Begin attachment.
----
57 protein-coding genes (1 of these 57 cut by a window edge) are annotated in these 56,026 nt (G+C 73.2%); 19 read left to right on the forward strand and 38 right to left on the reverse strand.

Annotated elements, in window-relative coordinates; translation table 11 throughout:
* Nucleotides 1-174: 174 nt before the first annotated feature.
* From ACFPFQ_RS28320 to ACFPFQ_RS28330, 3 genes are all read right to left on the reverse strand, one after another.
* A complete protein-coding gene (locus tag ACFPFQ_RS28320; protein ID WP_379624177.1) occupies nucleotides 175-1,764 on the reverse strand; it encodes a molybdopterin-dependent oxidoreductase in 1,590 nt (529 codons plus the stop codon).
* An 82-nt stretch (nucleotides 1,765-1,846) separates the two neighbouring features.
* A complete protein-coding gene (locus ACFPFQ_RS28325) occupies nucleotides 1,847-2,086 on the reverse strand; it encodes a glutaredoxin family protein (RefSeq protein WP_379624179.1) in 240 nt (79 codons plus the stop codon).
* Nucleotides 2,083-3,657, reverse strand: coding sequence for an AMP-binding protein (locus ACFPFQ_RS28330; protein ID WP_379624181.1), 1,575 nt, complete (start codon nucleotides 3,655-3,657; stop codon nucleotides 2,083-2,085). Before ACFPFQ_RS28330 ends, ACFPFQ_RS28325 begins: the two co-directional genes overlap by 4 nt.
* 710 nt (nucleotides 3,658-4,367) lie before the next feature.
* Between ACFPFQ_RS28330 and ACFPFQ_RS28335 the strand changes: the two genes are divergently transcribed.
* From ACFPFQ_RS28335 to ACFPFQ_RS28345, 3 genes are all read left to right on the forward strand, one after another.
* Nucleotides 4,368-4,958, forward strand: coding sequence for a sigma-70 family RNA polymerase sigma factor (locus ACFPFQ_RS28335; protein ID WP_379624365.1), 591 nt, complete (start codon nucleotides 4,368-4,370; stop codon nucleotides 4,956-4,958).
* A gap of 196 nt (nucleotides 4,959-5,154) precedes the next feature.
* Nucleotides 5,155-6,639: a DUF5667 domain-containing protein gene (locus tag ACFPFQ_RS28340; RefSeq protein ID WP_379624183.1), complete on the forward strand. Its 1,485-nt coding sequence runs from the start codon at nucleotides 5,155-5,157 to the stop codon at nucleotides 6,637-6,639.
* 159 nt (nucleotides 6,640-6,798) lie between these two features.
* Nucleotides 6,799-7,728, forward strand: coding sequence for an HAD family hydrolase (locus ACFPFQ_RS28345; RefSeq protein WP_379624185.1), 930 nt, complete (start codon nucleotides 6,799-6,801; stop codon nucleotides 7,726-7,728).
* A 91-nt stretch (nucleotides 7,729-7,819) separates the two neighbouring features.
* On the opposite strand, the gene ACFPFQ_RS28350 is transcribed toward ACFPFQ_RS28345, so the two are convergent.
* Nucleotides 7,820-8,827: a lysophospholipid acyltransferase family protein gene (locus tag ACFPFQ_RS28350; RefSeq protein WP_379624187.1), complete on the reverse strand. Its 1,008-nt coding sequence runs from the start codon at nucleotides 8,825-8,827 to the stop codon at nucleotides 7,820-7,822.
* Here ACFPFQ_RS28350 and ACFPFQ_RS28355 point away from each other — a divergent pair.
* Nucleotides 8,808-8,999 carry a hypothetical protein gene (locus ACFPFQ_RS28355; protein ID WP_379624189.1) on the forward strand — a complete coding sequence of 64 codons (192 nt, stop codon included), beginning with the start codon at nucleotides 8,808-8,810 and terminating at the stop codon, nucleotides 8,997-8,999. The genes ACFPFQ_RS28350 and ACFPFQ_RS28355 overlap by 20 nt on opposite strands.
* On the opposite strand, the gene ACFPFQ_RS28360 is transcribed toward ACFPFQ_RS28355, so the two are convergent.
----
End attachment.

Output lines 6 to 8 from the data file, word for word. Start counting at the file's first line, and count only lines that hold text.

* An 82-nt stretch (nucleotides 1,765-1,846) separates the two neighbouring features.
* A complete protein-coding gene (locus ACFPFQ_RS28325) occupies nucleotides 1,847-2,086 on the reverse strand; it encodes a glutaredoxin family protein (RefSeq protein WP_379624179.1) in 240 nt (79 codons plus the stop codon).
* Nucleotides 2,083-3,657, reverse strand: coding sequence for an AMP-binding protein (locus ACFPFQ_RS28330; protein ID WP_379624181.1), 1,575 nt, complete (start codon nucleotides 3,655-3,657; stop codon nucleotides 2,083-2,085). Before ACFPFQ_RS28330 ends, ACFPFQ_RS28325 begins: the two co-directional genes overlap by 4 nt.